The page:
Return on effort

If you have a bunch of projects you could do, and want to decide which ones to take up, I was taught a rule: if a project has positive net present value, do it.

That is, find out how much money you have to put in (& when), and how much you’ll get out (& when). Adjust for money today being worth more than money tomorrow. If it makes a profit, just do it.

There are 3 aspects to this calculation, of which two are usually ignored.

  1. Time value of money. Money today is worth more than money tomorrow. People usually don’t adjust for this — either because they don’t know they should, or because they’re not sure how much to adjust by. It’s usually OK to ignore this. The difference is not often much. Your estimations of cash flow are likely to be off by more than this adjustment anyway.
  2. Cash flow projection. This is tough too. People batch these together into two groups: what you put in and what you get out.
  3. Investment and return. This is the often used part. You put in money (over time), and you get money out (over time). Do you get more than you put in? How much more?

In other words, I’ve seen Return on Investment (RoI) used far more than Net Present Value (NPV).


In my MBA classes, I was taught that this is wrong. That you need to worry about RoI only if you’re budget-constrained. If you have enough money (and organisations can always borrow), you should do all profitable projects.

I can’t tell for sure if organisations are budget constrained or not. Departments do have budgets. But whether they stick to it or not depends on the department head’s risk aversion and political power. It often has nothing to do with projects.

But I’ve seen a bigger complaint cited more often: people don’t have time. Time is a bigger constraint than money.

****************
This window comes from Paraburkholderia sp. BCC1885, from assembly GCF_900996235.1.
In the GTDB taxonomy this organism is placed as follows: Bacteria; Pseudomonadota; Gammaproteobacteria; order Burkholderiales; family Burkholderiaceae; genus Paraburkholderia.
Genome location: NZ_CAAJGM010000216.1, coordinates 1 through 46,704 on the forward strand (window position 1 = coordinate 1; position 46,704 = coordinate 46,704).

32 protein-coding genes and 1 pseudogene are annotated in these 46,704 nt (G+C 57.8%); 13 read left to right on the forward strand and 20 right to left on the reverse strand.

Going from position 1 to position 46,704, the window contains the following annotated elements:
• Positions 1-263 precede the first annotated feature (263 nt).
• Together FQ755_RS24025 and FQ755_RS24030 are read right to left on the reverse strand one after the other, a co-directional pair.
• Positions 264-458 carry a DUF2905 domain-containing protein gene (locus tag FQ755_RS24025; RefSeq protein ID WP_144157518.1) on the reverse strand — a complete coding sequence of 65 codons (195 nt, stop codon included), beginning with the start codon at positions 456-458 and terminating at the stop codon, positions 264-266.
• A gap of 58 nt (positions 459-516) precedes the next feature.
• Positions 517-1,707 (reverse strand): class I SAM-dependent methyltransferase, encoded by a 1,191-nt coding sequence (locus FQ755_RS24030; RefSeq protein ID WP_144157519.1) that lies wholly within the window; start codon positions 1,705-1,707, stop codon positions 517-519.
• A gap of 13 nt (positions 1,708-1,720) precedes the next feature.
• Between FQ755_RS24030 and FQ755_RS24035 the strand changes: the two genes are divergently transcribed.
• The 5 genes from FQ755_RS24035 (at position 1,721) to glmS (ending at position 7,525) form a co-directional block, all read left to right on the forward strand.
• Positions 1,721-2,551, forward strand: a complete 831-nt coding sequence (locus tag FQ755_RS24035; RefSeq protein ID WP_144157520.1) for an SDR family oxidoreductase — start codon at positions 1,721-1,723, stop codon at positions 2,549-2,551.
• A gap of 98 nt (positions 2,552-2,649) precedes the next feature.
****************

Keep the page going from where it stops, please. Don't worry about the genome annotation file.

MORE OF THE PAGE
This works in two ways. You don’t have staff to execute a more projects. Or you don’t have management time to pay attention to new projects.

If you’re constrained by money, it makes sense to maximise return on investment. But if you’re constrained by time, maximise return on effort.

BTW, effort is not the same as time. Outsourcing, for example, increases return on effort, but probably not return on investment. Vendors take money without taking up staff time (except a bit of management time). If you’re manpower constrained, and not money constrained, use them as much as possible. Similarly, investing in assets rather than in hiring improves return on effort.

When at BCG, there was a whole theme around this called Workonomics. Like Economics is about maximising return for money, Workonomics is about maximising return from your workforce. Powerful concept. It’s a pity I’ve never seen it applied where it’s really needed.

Economics vs Workonomics

The most important thing is: at any point, you have only one constraint. Maximise return on that constraint. If it’s money, maximise RoI. If it’s staff, maximise productivity. If it’s customers, maximise share of wallet. And so on.

  1. snambiar says:

    While the idea is robust in a broad sense and does subscribe to conventional wisdom, what we all forget is that there are a list of sub constraints. Does workonomics take into account human behaviour? Thats where the entire problem begins.. Where do you draw the line where the fun at work stops and disillusionment begins? As a businessman i might be encouraged to restrict my employees from unproductive activity, but this curbing of freedom has an effect on morale! We just cannot thing about real world problems on a two dimensional sheet of paper, but the effort is ofcourse almost always worth it. 🙂

  2. S Anand says:

    I should clarify. More productivity means doing things in LESS time. I agree that most people confuse more productivity with more hours. Restricting employees from unproductive activity may or may not be a bad thing, but doing things faster is almost always better.

  3. S Anand says:

    But I see your concern with Workonimics. Ultimately, it appears to be about squeezing more out of people. True. It’s often used that way. No argument there 🙁

  4. Krishna says:

    Hello Anand, how are you. Hope you recognise me. I understand your post. But how far we can use this on day to day basis. Is it specific only on consulting side where we can see money behind every project or at other levels too. The other level here I mean, other professions. I am into a new assignment. Now I am into retail industry as a ‘Business Analyst’. My job primarily here is to analyse various reports that is coming out and raise strategic questions and try to improve the performance. So here, is there any way I can use ‘Return on Effect’ concept.In case If I can use, it would be very much useful to at this time. Krishna